“I think Pandora’s box has been opened, and misery loves company..”
– Karl Ravech
… Don’t make me agree with the Ravi-Train. The thing is though, he’s right. Just as everyone was saying their fond farewells to a decade of baseball that seemed to right the ship a bit, after the turbulent 90’s and 2000’s, the Houston Astros decide to uncork a bottle of scandal and spray it all over everyone in sight. Thanks to a technologically driven sign stealing system, we now have, in many peoples minds, a tainted World Series.
And, well… they’re right.
I’m not going to debate whether or not the system worked. There’s simply no way to tell definitively that players knowing what pitch was coming actually gave them a competitive edge, and depending on your source, you can get a wildly broad range of answers.
What I’d like to point out, is the commendable work of commissioner Rob Manfred in navigating the minefield that the Astros had laid for him. I’ve often been very critical of the current commish, accusing him of being obtuse, irrational, and a poor steward of the games overall image, so trust me, this wasn’t my first instinct. Credit where it’s due though, and it is due in this particular case.
He Set a Realistic Precedent
The fact is, this type of behavior is just an extreme example of a fairly standard practice. There’s a lot of verifiable information out there that says most, if not every MLB team is trying to grab the catchers signs. It’s one of those “frowned upon, but not illegal” things. Where the Astros actually ran afoul was the extremes that they took it to, and how they utilized technology to extract this information. Manfred knew two things when he levied one year suspensions on AJ Hinch and Jeff Luhnlow:
- There WILL be others
- Make THE OWNERS run them out of the game, not him.
This thought process was only further validated when Houston ownership fired Hinch and Luhnlow roughly 90 minutes after Manfred’s announcement, and Alex Cora (bench coach for the Astros and alleged architect of the sign stealing system) resigned under pressure. The Mets are currently wrestling with what to do with their new Manager, Carlos Beltran, who was a player on that now infamous Astros team. In a brilliant political move, he brought the offenders to the town square, and left the owners to drop the axe. Now it’s up to the teams to decide, if after a year, they’re willing to take on AJ Hinch, now an enabler of cheating, and all the negative PR that’s going to come with a guy who was (until this point) one of the most respected managers, and most beloved people in the game today. You could say the same about Alex Cora and Beltran. Likable, easy going, well respected individuals that have the prowess and knowledge to help teams, blacklisted by the owners, not the commish.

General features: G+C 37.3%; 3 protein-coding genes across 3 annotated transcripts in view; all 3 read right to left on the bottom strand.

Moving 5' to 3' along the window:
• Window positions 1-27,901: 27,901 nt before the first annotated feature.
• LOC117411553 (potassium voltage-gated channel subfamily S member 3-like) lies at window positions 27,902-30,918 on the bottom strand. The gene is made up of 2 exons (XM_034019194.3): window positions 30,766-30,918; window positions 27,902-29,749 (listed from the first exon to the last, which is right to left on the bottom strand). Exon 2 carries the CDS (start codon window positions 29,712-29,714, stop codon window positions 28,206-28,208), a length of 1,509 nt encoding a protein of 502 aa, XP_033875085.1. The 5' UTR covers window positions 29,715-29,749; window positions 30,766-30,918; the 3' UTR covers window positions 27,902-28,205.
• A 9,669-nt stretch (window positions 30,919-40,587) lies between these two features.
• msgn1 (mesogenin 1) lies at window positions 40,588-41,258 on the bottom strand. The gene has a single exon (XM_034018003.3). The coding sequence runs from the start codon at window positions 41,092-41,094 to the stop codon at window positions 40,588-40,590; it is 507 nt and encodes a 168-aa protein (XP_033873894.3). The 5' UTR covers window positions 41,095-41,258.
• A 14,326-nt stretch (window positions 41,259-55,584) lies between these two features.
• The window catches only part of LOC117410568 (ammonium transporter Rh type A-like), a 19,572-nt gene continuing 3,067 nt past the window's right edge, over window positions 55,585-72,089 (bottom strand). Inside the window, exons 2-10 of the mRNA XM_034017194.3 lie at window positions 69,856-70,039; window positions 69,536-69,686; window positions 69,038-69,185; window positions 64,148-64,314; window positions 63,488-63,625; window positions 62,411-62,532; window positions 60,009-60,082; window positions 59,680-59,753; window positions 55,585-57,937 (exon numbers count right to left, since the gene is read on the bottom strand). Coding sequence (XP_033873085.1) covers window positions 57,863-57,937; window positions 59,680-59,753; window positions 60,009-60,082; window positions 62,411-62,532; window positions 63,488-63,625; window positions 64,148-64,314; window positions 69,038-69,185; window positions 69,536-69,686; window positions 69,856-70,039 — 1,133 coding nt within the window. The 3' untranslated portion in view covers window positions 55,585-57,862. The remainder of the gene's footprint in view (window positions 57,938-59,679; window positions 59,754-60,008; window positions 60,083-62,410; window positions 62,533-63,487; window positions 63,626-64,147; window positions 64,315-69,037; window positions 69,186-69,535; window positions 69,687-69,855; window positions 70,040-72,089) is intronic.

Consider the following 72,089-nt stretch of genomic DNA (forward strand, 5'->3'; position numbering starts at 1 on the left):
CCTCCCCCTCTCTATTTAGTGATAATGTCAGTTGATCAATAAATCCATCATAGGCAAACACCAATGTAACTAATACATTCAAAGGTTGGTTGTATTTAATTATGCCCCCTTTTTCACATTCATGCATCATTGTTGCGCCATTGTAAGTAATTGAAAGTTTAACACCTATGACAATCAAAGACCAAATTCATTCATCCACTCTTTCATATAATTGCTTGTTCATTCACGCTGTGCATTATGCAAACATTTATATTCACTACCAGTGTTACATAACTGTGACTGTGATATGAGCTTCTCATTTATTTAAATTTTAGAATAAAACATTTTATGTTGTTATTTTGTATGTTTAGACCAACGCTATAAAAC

He Kept the Players Out of It
OK, I acknowledge this wasn’t the most satisfying move, but it was absolutely the smartest. The fact is, the players were the actual perpetrators in this scheme, and they deserve some kind of recourse. They, in a sense, got away with it, and their manager(s) paid the price.
That being said, this was the most interesting part of what Manfred did here. For a guy that i’ve accused of having no foresight, he really thought this one through. He didn’t punish the players, because he needs the players. If this continues to spiral out of control, and more and more teams get caught up in accusations of cheating (however valid they are, or where they fall on the “spectrum”), the game will need to recover from this. A players strike would make that awfully difficult right?
As already tense CBA negotations continue careening towards the expiration of the current deal (in 2021), Manfred is squaring up against the strongest union in the sports world, and players have already hinted that a strike could be on the table. Those fans that were kids through the strike of 1994 are older now, and most of them of ticket-buying age. They remember the anger and disdain for both sides that oozed from that conflict, and the lasting damage that it left. This isn’t the time to go head up with the MLBPA, especially with (as I alluded to earlier) a pit that we may not have found the bottom yet. Doing so could not only cast a bad look upon the game itself, but would give the players enough ammunition to strike when the new CBA expires. Baseball is fighting for market share in an overcrowded entertainment landscape, and this is simply not the time to make that sort of statement. He did the players a solid, and offered managements heads on a pike for the fans.
He’s Not going to Abdicate Titles
Despite some silliness from the Los Angeles city council, that idea was dispatched without much second thought because… well, it’s dumb. If that’s the case, go back and re-write the 1919 World Series history, break apart the Braves consecutive title runs (they were trailing the Expos when the players strike ended the 1994 season), and go back and take away all of Barry Bonds’s MVP awards. Baseball isn’t the NCAA.
The fact is, there’s a LOT to not like about Manfred’s time overseeing the game of baseball, trust me. I get it. This, however, you have to admit, he got it right.